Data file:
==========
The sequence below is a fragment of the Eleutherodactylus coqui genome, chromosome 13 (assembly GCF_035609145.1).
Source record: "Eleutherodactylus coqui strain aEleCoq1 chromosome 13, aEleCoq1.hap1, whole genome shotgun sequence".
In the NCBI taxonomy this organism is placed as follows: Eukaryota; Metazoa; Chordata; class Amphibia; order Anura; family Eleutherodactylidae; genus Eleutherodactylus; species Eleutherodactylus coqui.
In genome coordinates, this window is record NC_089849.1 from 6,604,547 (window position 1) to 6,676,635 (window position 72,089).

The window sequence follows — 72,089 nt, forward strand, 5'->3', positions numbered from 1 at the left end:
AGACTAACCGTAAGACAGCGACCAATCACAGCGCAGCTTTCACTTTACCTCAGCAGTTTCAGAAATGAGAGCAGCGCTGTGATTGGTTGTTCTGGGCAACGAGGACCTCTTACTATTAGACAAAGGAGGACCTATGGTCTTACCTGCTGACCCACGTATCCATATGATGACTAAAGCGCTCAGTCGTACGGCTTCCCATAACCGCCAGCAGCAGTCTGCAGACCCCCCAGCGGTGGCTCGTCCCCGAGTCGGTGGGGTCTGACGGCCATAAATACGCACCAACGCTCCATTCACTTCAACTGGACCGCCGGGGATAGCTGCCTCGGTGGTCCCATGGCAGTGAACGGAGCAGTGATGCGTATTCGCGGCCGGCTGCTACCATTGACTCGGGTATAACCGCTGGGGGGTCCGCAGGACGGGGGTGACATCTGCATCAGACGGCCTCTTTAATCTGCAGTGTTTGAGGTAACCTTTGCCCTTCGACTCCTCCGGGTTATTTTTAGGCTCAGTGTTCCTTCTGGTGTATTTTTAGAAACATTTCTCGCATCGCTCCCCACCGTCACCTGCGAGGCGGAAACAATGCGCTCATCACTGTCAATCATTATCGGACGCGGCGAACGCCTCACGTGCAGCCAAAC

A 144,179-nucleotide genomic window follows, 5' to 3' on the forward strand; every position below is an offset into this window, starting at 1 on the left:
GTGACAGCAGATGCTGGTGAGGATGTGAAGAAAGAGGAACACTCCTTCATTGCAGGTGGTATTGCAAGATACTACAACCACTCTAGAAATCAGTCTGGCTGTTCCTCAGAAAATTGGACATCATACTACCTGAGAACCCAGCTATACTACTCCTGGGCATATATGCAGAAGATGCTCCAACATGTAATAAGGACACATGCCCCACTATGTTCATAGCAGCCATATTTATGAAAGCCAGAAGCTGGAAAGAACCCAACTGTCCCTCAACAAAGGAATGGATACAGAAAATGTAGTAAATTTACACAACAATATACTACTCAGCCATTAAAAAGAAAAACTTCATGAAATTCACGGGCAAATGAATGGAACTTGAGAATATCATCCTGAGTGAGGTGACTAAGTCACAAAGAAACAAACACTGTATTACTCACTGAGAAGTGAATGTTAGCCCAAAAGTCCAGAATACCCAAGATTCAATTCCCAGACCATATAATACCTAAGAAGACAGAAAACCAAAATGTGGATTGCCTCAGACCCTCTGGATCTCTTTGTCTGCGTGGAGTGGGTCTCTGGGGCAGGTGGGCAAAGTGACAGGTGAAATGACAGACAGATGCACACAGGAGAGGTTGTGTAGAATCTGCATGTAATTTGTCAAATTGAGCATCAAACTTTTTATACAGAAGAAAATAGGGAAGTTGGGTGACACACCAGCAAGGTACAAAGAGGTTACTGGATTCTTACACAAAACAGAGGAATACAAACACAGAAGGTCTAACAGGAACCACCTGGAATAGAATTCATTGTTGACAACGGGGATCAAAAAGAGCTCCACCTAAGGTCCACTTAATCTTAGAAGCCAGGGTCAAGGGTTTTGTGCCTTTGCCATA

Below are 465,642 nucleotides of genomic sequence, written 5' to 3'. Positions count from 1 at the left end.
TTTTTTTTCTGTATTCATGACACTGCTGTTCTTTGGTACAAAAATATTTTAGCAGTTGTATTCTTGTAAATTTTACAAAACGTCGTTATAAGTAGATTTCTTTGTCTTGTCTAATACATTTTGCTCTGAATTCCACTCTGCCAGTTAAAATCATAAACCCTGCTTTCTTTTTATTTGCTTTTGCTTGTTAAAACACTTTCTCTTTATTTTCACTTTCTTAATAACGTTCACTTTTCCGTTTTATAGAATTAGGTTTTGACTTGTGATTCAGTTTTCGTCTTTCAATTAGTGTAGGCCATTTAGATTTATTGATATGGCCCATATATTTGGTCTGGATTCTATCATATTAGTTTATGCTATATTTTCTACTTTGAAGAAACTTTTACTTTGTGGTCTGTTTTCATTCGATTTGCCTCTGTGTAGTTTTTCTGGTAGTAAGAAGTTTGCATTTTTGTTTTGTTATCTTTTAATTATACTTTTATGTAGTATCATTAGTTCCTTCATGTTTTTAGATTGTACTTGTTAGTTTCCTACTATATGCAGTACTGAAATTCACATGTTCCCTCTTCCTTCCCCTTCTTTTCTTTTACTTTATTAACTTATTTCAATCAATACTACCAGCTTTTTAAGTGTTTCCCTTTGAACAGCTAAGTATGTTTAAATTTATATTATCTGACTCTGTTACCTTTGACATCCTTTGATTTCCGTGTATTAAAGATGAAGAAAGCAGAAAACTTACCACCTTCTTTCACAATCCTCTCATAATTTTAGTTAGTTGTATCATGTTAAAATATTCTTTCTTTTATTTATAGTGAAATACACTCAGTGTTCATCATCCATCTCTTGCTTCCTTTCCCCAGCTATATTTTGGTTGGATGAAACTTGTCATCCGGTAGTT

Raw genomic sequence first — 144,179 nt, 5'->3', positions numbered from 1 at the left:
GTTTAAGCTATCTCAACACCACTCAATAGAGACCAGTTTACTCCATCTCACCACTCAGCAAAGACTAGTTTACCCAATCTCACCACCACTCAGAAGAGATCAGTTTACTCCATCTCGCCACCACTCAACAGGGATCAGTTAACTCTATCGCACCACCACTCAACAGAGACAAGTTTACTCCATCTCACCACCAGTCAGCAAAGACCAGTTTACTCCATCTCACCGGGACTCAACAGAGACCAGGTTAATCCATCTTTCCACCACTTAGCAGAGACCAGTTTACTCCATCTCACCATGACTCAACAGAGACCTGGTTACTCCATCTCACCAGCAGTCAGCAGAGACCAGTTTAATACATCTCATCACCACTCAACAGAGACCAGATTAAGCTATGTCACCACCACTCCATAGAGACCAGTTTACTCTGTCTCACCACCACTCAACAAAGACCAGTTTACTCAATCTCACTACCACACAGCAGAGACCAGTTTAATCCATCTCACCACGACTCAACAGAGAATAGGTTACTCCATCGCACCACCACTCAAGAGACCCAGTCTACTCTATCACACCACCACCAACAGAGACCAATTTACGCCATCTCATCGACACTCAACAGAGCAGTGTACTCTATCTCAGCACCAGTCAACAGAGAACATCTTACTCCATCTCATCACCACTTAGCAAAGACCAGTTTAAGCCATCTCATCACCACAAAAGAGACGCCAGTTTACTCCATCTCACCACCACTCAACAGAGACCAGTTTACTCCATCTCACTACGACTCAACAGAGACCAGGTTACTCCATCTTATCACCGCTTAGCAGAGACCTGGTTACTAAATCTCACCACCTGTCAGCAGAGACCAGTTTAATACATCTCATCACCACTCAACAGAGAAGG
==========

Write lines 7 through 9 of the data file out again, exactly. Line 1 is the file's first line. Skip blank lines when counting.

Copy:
A 144,179-nucleotide genomic window follows, 5' to 3' on the forward strand; every position below is an offset into this window, starting at 1 on the left:
GTGACAGCAGATGCTGGTGAGGATGTGAAGAAAGAGGAACACTCCTTCATTGCAGGTGGTATTGCAAGATACTACAACCACTCTAGAAATCAGTCTGGCTGTTCCTCAGAAAATTGGACATCATACTACCTGAGAACCCAGCTATACTACTCCTGGGCATATATGCAGAAGATGCTCCAACATGTAATAAGGACACATGCCCCACTATGTTCATAGCAGCCATATTTATGAAAGCCAGAAGCTGGAAAGAACCCAACTGTCCCTCAACAAAGGAATGGATACAGAAAATGTAGTAAATTTACACAACAATATACTACTCAGCCATTAAAAAGAAAAACTTCATGAAATTCACGGGCAAATGAATGGAACTTGAGAATATCATCCTGAGTGAGGTGACTAAGTCACAAAGAAACAAACACTGTATTACTCACTGAGAAGTGAATGTTAGCCCAAAAGTCCAGAATACCCAAGATTCAATTCCCAGACCATATAATACCTAAGAAGACAGAAAACCAAAATGTGGATTGCCTCAGACCCTCTGGATCTCTTTGTCTGCGTGGAGTGGGTCTCTGGGGCAGGTGGGCAAAGTGACAGGTGAAATGACAGACAGATGCACACAGGAGAGGTTGTGTAGAATCTGCATGTAATTTGTCAAATTGAGCATCAAACTTTTTATACAGAAGAAAATAGGGAAGTTGGGTGACACACCAGCAAGGTACAAAGAGGTTACTGGATTCTTACACAAAACAGAGGAATACAAACACAGAAGGTCTAACAGGAACCACCTGGAATAGAATTCATTGTTGACAACGGGGATCAAAAAGAGCTCCACCTAAGGTCCACTTAATCTTAGAAGCCAGGGTCAAGGGTTTTGTGCCTTTGCCATA

Below are 465,642 nucleotides of genomic sequence, written 5' to 3'. Positions count from 1 at the left end.